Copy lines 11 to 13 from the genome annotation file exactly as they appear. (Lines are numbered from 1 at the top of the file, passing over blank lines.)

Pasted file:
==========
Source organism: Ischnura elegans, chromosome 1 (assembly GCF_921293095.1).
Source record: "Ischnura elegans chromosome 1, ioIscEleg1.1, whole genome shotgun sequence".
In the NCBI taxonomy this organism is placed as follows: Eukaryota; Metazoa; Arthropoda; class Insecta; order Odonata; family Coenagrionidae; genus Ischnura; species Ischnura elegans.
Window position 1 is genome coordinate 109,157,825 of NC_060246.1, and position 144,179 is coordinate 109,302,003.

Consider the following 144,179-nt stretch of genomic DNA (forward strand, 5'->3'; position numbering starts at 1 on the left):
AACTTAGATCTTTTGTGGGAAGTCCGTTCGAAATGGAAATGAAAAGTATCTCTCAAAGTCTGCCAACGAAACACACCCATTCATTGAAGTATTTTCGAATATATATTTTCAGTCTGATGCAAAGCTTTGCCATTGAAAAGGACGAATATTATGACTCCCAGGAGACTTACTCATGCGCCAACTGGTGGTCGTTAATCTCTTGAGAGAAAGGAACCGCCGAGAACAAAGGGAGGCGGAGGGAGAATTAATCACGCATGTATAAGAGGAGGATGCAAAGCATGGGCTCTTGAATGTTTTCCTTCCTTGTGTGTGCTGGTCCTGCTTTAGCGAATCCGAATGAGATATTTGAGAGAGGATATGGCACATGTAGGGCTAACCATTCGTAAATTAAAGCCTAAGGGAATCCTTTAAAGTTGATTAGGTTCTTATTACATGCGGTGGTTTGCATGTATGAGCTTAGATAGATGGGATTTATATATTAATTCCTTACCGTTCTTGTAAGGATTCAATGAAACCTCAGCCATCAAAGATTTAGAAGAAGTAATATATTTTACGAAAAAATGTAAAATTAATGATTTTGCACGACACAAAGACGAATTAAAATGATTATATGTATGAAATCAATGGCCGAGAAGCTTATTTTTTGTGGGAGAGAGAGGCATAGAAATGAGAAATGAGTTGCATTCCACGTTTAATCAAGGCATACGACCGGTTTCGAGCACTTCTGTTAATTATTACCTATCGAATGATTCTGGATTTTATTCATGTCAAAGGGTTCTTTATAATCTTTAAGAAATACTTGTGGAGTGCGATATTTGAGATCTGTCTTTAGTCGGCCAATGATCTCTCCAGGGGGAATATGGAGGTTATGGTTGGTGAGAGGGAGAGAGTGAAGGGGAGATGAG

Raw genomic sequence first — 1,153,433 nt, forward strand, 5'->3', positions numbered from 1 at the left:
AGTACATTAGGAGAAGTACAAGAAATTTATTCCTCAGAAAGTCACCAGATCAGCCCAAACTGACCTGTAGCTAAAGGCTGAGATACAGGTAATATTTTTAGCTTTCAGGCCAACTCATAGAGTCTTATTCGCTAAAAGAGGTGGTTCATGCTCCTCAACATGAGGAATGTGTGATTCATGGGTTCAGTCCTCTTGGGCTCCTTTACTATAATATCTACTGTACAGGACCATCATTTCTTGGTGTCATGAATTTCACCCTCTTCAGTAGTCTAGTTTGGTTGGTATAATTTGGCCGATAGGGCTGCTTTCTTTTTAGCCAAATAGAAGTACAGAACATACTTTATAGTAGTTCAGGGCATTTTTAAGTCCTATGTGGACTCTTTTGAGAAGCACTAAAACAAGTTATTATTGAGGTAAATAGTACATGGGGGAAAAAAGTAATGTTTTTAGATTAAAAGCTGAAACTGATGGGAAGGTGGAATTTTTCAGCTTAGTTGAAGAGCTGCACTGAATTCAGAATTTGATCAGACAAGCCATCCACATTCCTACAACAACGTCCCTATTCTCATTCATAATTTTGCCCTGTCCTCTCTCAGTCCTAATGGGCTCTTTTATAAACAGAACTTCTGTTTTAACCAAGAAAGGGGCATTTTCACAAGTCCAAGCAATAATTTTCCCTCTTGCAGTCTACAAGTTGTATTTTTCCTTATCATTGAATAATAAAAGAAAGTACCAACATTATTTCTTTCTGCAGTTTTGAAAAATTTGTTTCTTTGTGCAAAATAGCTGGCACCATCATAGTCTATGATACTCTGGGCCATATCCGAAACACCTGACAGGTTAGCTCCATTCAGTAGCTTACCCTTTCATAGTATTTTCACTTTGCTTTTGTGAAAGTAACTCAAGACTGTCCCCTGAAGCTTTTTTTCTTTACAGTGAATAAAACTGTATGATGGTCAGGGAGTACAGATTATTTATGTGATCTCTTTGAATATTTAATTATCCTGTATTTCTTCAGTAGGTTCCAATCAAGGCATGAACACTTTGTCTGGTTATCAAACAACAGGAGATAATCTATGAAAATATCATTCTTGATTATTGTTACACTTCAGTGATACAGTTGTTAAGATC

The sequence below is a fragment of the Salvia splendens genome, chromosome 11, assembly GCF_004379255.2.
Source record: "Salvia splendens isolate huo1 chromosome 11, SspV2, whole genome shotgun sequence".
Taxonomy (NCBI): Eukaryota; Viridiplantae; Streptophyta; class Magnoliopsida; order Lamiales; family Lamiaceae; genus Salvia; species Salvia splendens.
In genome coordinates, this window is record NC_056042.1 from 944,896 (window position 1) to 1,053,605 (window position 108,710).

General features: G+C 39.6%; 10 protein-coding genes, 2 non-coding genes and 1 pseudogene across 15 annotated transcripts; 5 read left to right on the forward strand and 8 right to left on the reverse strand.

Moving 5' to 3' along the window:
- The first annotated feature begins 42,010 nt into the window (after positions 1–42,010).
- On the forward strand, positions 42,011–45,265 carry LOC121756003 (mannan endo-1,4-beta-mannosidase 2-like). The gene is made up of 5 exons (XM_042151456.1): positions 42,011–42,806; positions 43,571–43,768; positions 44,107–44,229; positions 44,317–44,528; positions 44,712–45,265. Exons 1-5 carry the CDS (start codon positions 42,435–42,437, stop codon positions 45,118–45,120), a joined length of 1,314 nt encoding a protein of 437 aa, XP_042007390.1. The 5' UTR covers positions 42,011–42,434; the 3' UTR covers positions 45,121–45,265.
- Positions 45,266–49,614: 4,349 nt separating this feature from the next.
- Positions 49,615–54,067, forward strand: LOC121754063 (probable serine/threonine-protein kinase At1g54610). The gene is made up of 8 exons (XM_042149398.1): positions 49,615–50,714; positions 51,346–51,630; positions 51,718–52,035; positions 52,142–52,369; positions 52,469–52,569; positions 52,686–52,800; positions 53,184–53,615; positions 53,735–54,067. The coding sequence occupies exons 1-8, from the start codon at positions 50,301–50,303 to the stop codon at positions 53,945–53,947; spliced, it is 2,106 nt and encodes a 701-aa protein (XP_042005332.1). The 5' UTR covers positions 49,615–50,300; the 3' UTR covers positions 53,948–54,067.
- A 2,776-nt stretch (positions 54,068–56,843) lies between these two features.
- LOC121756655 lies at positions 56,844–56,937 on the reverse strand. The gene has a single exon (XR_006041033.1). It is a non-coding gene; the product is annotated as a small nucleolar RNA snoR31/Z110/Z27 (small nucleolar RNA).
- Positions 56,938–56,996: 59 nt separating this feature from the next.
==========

Taxonomy (NCBI): Eukaryota; Viridiplantae; Streptophyta; class Magnoliopsida; order Lamiales; family Lamiaceae; genus Salvia; species Salvia splendens.
In genome coordinates, this window is record NC_056042.1 from 944,896 (window position 1) to 1,053,605 (window position 108,710).

General features: G+C 39.6%; 10 protein-coding genes, 2 non-coding genes and 1 pseudogene across 15 annotated transcripts; 5 read left to right on the forward strand and 8 right to left on the reverse strand.